Providing standards, consistency, and governance to the organization, a Centre of Excellence can be a powerful way for an organization to align around business goals rather than individual department metrics.


Find out what environments exist

While understanding changes to the environment is important it is also important to get an understanding of the existing tenant to get insights into how the Power Platform is currently being used across the tenant. Key things to look out for is how many, who created them, and what types of environments currently exist in the tenant.


If an environment has Dataverse the permission is controlled through the Dataverse security model which uses role-based security (This is only in play if the environment has a Dataverse database). If the environment does not have a Dataverse database the permissions are based on environment role assignments.


There are different types of environments

  • Trial – expires after 30 days

  • Developer - Only a single user account with a community plan has access. Access cannot be shared

  • Default - Every tenant has one default environment, should not be used to host production applications

  • Sandbox - Used for development and testing, separated from production

  • Production - Non-expiring full environment

Note: It is recommended to restrict trial environment creation to only Microsoft 365 (formerly Office 365) global admins, Dynamics 365 admins, and Power Platform administrators.


A very important part of securing the Power Platform is implementing DLP (Data Loss Prevention) policies. These policies are designed to enforce which Microsoft connectors are allowed to access business data. The connectors fall into one of two categories: BDO, Business Data Only, or NBD, No Business Data allowed. DLP policies can be scoped at the environment level or tenant level, meaning that organisations can craft sensible policies that strike a balance between protection and productivity. Policies are created in the Power Platform admin centre and affect Power Platform canvas apps and Power Automate flows.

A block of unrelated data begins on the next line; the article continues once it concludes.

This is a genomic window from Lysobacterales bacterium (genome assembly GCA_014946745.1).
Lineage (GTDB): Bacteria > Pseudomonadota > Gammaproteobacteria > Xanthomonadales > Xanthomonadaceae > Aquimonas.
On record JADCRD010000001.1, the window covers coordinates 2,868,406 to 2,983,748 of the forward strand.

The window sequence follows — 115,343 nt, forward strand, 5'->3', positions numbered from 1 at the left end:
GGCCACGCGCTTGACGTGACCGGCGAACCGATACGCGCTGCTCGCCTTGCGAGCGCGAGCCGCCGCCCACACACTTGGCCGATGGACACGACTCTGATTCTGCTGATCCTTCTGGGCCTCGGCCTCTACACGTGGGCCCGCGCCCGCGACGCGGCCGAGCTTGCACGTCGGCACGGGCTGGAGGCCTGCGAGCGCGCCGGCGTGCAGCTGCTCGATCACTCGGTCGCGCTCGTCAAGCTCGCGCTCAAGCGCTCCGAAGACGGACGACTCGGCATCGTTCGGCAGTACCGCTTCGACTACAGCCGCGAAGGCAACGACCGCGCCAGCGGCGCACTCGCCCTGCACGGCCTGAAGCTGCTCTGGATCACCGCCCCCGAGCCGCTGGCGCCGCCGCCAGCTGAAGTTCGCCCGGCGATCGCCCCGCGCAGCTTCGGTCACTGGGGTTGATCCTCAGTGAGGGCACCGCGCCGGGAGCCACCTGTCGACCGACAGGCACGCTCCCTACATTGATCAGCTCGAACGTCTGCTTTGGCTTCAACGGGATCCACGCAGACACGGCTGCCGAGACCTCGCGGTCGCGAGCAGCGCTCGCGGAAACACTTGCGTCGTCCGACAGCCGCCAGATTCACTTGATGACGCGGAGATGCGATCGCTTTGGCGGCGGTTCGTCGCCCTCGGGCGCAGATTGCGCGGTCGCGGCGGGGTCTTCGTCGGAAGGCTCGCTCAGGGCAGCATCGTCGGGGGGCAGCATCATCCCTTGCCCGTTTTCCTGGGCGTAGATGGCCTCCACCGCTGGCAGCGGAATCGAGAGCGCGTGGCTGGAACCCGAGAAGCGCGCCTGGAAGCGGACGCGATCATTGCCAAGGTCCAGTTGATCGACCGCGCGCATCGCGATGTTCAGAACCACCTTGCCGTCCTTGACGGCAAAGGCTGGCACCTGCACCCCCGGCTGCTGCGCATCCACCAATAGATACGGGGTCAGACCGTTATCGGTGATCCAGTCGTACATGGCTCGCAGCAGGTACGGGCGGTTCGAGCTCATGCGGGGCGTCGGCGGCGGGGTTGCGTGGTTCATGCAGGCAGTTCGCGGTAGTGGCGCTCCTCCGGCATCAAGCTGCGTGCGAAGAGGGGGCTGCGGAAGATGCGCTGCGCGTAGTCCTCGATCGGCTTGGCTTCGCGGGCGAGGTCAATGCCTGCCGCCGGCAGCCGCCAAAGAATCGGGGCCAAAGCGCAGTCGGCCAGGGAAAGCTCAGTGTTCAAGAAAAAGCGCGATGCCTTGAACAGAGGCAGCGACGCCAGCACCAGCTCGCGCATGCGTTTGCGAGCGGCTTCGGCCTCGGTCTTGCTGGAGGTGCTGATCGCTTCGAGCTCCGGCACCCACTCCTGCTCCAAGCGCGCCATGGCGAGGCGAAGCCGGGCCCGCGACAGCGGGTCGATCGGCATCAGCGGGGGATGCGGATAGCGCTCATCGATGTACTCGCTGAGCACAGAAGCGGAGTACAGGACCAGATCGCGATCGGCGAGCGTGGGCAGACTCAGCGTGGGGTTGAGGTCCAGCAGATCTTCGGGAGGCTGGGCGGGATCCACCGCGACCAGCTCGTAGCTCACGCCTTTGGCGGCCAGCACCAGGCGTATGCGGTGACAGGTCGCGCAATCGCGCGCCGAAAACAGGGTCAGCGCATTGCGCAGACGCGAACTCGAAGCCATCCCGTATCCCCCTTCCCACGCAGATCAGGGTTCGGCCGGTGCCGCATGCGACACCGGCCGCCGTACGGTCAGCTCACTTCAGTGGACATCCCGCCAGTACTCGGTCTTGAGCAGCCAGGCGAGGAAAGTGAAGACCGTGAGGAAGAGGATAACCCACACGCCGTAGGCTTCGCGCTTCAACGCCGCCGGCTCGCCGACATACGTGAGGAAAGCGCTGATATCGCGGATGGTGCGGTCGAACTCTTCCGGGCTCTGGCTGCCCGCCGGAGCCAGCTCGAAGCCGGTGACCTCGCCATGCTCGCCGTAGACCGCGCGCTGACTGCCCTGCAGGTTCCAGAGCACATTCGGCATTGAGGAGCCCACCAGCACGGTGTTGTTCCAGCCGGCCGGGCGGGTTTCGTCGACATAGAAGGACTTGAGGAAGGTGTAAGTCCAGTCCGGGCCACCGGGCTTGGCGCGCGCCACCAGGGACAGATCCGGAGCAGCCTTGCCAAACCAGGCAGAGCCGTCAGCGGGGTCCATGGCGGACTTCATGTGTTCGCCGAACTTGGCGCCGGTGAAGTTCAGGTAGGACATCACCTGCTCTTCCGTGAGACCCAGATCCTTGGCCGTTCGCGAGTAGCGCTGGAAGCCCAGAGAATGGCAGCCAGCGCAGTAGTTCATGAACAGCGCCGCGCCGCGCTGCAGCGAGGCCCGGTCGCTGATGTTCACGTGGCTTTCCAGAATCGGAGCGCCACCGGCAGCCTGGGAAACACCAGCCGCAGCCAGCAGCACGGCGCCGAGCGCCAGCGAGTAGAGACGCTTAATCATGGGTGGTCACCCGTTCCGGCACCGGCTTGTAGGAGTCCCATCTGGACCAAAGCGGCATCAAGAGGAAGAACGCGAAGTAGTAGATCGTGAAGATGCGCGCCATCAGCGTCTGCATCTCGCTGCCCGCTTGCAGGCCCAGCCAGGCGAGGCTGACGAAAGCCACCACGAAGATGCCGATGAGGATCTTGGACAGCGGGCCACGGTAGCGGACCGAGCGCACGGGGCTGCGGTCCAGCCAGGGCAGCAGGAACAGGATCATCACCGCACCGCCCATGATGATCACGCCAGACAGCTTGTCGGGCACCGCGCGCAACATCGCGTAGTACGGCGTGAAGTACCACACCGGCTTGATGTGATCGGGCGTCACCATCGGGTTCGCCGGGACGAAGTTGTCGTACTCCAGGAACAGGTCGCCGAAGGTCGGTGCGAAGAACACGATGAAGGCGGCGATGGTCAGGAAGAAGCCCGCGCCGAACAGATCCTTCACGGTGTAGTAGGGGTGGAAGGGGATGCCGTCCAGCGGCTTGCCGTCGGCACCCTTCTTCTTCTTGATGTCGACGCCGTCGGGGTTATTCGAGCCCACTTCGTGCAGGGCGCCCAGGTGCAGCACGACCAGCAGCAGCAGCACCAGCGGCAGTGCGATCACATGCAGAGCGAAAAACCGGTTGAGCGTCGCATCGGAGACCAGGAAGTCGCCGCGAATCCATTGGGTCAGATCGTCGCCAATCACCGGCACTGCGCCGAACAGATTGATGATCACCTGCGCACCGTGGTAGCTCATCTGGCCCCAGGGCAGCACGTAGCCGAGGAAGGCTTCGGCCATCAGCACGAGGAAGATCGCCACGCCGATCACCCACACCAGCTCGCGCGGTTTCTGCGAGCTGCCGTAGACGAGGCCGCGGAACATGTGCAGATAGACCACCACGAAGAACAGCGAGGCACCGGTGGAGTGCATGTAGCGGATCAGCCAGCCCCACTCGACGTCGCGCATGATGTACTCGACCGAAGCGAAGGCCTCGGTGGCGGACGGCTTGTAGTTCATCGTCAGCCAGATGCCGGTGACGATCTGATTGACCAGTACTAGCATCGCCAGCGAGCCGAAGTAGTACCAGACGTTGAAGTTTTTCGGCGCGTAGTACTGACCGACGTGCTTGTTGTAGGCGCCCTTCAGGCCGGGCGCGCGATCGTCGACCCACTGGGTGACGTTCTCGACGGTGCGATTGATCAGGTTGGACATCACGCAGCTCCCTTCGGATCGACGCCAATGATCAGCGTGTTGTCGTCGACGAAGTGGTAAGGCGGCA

Monitoring

While creating policies and processes which limit and report on creation and usage of the Power Platform is important it is equally important to configure monitoring.


Included in the Power BI environment overview:

  • Total number of environments, including those created this month

  • Total number of environment makers

  • Total number of custom connectors

  • Total number of Apps, App makers, and Apps created this month

  • Total number of Flows, Flow makers, and Flows created this month A similar model/layout is followed for each detailed page, such as Power Apps, Flows, etc.

In addition to simple monitoring, the Centre of Excellence toolkit comes with tools such as App auditing which can be enabled and configured to perform functions such as collecting information around purpose, the impact of downtime, and business justification from the app maker.


Closing

While there are several things to consider when setting out to protect Power Platform the activities discussed above can be broken down into three simple high-level steps.

  • Establish a strategy for your environment

  • Set up and configure data loss prevention policies

  • Build a Centre of Excellence using the Power Platforms CoE Starter Kit

Depending on your business 365 and Power Platform adoption we can help establish or consult on how Power Platform governance can help control and secure your Power Platform implementation, allowing your business to take advantage of the speed, agility, and automation offered by the Power Platform while securing your data.


Contact us here


References